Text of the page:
Heat-Sensitive Skin Could Let Prosthetics Feel Warmth

New heat sensors are as sensitive as those of rattlesnakes

3 min read
Photo: Caltech/Science Robotics
Photo: Caltech/Science Robotics

Artificial skin as heat-sensitive as pit vipers—the most sensitive heat detectors in nature—could one day help prosthetics and robot limbs detect subtle changes in temperature, a new study finds.

Many research groups around the world are developing flexible electronic skin for prosthetic limbs that can help replicate the sensory capabilities of real skin. When it comes to temperature, existing flexible sensors recognize changes of less than one-tenth of a degree C, but only within temperature ranges of less than 5 degrees C. Other flexible devices can work in wider temperature ranges, but are many times less sensitive.

Now scientists have developed an electronic skin that is sensitive to changes as little as one-hundredth of a degree C over a 45-degree range, from 5 °C to 50 °C. This sensitivity is comparable to that of pit vipers such as rattlesnakes, the researchers say. In comparison, human skin is only sensitive to changes of about two-hundredths of a degree C, the scientists add.

Video: Caltech

The scientists made their discovery while fabricating synthetic wood in a petri dish. They found that films made of pectin, a sugar found in plant cell walls, could display an electrical response to changes in temperature.

The researchers incorporated transparent flexible films of pectin and water—films as thin as 20 millionths of a meter—into artificial skins made of elastic materials such as silicone rubber. These films were enriched with positively charged calcium ions.

When temperatures rise, strands of pectin in the films come unbound from one another, releasing calcium ions. This results in a drop of electrical resistance through the films that can be detected via electrodes embedded in the film. The way these pectin films work is a bit similar to how pit vipers sense warm prey in the dark. As temperatures rise, ion channels in the cell membranes of pit viper sensory nerve fibers expand, allowing calcium ions to flow and trigger electrical impulses.

The artificial skin could detect gentle finger pokes, precisely mapping temperature variations across its surface. It could even sense warm bodies—a teddy bear microwaved to a temperature of 37 °C—up to one meter away.

The pectin films remained sensitive even after such physical deformation as bending or twisting, a desirable trait for artificial skins. They also stayed stable after being warmed and cooled more than 215 times across a 30-degree temperature range.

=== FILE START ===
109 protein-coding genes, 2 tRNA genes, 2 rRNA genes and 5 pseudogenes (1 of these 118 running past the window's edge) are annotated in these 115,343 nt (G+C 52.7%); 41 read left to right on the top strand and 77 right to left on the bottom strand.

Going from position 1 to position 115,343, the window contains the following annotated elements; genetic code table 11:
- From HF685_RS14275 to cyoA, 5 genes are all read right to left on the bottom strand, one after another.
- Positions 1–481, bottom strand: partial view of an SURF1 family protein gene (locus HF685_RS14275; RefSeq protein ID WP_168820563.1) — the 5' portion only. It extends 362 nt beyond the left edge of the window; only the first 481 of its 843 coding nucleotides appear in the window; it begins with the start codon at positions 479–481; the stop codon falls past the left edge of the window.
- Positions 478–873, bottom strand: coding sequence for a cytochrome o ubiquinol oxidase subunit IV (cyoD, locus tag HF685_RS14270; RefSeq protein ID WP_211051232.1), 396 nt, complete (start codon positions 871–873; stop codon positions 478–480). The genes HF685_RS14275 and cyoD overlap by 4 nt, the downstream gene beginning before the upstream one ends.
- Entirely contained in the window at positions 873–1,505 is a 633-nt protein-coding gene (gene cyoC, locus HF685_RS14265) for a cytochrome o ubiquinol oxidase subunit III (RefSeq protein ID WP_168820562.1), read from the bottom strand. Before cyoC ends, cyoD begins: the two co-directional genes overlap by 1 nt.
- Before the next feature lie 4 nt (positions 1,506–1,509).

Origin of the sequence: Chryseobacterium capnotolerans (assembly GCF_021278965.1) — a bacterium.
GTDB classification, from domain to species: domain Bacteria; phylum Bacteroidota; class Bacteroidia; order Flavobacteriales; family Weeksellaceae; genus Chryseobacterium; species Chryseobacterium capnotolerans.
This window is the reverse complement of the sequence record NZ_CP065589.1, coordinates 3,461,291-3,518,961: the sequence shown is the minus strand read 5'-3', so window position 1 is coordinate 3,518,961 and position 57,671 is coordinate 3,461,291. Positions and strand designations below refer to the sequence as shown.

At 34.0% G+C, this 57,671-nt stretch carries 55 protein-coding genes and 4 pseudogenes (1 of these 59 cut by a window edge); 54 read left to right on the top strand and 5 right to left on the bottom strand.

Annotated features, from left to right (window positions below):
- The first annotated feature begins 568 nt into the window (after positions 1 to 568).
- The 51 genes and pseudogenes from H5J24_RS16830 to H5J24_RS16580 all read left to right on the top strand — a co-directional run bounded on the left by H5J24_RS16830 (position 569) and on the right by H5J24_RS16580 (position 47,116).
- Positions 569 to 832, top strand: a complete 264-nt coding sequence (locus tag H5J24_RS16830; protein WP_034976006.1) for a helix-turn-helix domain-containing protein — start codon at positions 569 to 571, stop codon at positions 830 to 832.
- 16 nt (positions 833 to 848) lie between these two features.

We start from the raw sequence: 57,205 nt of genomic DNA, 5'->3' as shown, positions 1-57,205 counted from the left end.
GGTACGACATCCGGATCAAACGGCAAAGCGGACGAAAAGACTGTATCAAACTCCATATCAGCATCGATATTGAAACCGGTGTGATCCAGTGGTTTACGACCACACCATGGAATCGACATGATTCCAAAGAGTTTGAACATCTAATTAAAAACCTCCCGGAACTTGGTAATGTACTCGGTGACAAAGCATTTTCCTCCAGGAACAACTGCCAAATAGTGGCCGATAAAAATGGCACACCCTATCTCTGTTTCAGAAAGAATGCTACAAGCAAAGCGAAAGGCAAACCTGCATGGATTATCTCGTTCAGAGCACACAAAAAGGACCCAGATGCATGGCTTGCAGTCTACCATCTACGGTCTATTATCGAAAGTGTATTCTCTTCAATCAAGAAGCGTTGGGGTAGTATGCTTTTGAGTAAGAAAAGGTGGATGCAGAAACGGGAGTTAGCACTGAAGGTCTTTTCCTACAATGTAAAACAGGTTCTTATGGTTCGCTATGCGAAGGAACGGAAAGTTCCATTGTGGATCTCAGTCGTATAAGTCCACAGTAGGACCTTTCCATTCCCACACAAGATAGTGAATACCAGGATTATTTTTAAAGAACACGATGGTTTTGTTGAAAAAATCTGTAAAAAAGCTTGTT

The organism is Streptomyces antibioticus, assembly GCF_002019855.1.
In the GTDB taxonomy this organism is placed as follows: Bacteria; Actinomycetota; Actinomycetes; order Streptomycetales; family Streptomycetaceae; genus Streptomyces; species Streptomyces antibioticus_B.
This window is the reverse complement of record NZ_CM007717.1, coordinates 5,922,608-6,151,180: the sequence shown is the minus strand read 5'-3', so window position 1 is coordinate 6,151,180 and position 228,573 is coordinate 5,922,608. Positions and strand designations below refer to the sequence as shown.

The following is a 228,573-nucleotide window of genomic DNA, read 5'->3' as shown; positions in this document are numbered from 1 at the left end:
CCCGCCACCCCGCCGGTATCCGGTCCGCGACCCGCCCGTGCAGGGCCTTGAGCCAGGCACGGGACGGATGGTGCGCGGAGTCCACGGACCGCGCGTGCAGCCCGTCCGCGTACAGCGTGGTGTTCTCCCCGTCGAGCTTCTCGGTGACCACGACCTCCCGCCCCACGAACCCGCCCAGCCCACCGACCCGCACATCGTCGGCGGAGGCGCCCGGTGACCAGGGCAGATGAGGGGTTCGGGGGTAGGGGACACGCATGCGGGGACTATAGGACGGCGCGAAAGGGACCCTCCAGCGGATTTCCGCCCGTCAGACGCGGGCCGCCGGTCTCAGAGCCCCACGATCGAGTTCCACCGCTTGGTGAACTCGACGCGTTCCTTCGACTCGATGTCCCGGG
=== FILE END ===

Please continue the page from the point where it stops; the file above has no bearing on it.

In addition, these pectin films “are extremely easy to fabricate and extremely low cost—you can buy pectin at your local supermarket to make gelatin, jams, or jellies,” says study senior author Chiara Daraio, a mechanical engineer and materials scientist at the California Institute of Technology in Pasadena. “We think it’s pretty straightforward to scale up to large-scale production if needed.”

When it comes to using these heat-sensitive skins to enhance robots, “I think the timeframe for applications can be fairly short—one to two years,” Daraio says. However, when it comes to prosthetics, or first-aid bandages that can raise warnings of a temperature increase, a sign of infection, “we’re looking at much longer timeframes of five to 10 years at minimum, because of the issues that come whenever you have to interact with the human body,” she says.

In the future, the researchers would like to add compounds to the pectin films that could boost the operating range of their artificial skin up to 90 °C. This would make it useful for industrial applications in consumer electronics or robotic skins, they say. Future research could also examine if molecules with similar structures to pectin might work even better, Daraio says.

The scientists detailed their findings online on 29 January in the journal Science Robotics.

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Restoring Hearing With Beams of Light

Gene therapy and optoelectronics could radically upgrade hearing for millions of people

13 min read
A computer graphic shows a gray structure that’s curled like a snail’s shell. A big purple line runs through it. Many clusters of smaller red lines are scattered throughout the curled structure.

Human hearing depends on the cochlea, a snail-shaped structure in the inner ear. A new kind of cochlear implant for people with disabling hearing loss would use beams of light to stimulate the cochlear nerve.

Lakshay Khurana and Daniel Keppeler

There’s a popular misconception that cochlear implants restore natural hearing. In fact, these marvels of engineering give people a new kind of “electric hearing” that they must learn how to use.

Natural hearing results from vibrations hitting tiny structures called hair cells within the cochlea in the inner ear. A cochlear implant bypasses the damaged or dysfunctional parts of the ear and uses electrodes to directly stimulate the cochlear nerve, which sends signals to the brain. When my hearing-impaired patients have their cochlear implants turned on for the first time, they often report that voices sound flat and robotic and that background noises blur together and drown out voices. Although users can have many sessions with technicians to “tune” and adjust their implants’ settings to make sounds more pleasant and helpful, there’s a limit to what can be achieved with today’s technology.

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